This Member of Your Family Could Decrease Your Home's Resale Value

Hunker may earn compensation through affiliate links in this story.

We all love our pets and would do almost anything to make sure they're happy, no matter the cost. But sometimes, the trouble our furry friends get into can have bigger economic effects than we'd hoped for.

A new report from shows that being both a homeowner and a dog owner isn't always as fun as a scratch behind the ear or a belly rub — pet ownership can actually affect the value of your home.

Unsurprisingly, having a pet can cause homeowners to go to great lengths to protect their investments. interviewed people like Lexi Methvin, who estimates she has spent nearly $30,000 on dog-related home repairs, such as carpet cleaning and replacing wooden doors. She's also had to install baby gates to prevent her dogs from eating things like bananas and avocados, which make them sick.

Scott Holeman, a spokesman for the Insurance Information Institute, also tells that most standard homeowners insurance policies won't always cover damage to your house or any property caused by your pet. Meaning that when Fido breaks a window — or, in Methvin's case, destroys a wooden door — the money for repairs comes out of the homeowner's pocket.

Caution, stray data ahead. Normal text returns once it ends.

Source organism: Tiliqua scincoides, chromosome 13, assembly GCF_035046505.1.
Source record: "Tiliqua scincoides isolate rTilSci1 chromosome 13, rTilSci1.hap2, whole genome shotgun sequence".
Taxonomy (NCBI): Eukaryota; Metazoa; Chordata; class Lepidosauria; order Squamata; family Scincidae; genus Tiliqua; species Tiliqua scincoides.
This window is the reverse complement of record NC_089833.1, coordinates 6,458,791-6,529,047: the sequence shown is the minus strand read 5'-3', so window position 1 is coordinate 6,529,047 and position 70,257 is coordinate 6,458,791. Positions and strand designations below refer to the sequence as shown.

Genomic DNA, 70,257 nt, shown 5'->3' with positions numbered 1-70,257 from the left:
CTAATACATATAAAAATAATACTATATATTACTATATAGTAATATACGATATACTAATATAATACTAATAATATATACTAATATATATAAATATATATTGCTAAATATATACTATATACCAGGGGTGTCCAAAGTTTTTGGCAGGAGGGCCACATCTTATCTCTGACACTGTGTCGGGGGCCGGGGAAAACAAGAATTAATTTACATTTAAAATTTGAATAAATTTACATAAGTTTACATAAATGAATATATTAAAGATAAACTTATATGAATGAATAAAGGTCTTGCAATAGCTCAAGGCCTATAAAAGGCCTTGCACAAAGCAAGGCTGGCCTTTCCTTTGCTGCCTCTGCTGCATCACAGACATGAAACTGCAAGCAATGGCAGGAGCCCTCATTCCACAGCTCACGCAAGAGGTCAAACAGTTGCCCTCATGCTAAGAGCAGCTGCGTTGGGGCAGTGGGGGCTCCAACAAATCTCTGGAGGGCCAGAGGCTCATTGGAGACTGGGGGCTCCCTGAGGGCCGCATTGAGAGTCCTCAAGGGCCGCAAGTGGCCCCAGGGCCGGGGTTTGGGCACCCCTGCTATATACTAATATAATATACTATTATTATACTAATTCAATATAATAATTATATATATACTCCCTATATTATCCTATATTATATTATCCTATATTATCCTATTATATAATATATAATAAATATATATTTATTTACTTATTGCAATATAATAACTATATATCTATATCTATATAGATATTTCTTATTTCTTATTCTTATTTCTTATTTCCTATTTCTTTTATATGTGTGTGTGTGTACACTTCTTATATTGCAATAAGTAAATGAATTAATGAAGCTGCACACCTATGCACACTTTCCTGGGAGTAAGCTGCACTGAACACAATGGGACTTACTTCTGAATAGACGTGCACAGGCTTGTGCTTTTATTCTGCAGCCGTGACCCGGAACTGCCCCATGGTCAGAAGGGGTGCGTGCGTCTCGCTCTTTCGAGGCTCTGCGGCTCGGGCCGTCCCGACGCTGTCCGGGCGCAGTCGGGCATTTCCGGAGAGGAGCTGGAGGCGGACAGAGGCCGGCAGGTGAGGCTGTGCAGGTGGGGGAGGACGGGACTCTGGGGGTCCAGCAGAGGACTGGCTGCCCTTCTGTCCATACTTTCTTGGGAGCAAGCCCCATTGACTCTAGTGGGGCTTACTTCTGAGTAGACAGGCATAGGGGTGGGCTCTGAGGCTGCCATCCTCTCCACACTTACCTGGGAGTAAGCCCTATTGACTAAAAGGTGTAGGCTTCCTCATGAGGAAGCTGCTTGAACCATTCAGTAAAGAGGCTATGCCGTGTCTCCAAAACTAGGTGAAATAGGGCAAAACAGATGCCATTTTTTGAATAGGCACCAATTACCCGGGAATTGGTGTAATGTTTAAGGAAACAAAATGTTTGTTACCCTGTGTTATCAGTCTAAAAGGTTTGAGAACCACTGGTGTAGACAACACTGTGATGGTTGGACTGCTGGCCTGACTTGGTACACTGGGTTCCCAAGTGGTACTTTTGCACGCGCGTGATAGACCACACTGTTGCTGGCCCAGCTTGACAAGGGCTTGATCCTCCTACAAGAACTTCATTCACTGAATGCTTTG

Dogs can even affect your home's resale value if the damage is bad enough. Home appraiser Susan Martins-Phipps tells that she's seen her share of floors and carpets ruined by pets. If the damage is bad enough, a home could appraise at 2% to 5% less, Martins-Phillips estimates.

So while we obviously want our pooches to be part of our family, we might need to be more watchful about how they interact with our home.

Laura is a New York City-based freelance writer who writes about travel, food, and design. Her work has appeared in Architectural Digest, Bon Appétit, GQ, Condé Nast Traveler, and more. She's a sucker for a good curbside furniture find.

View Work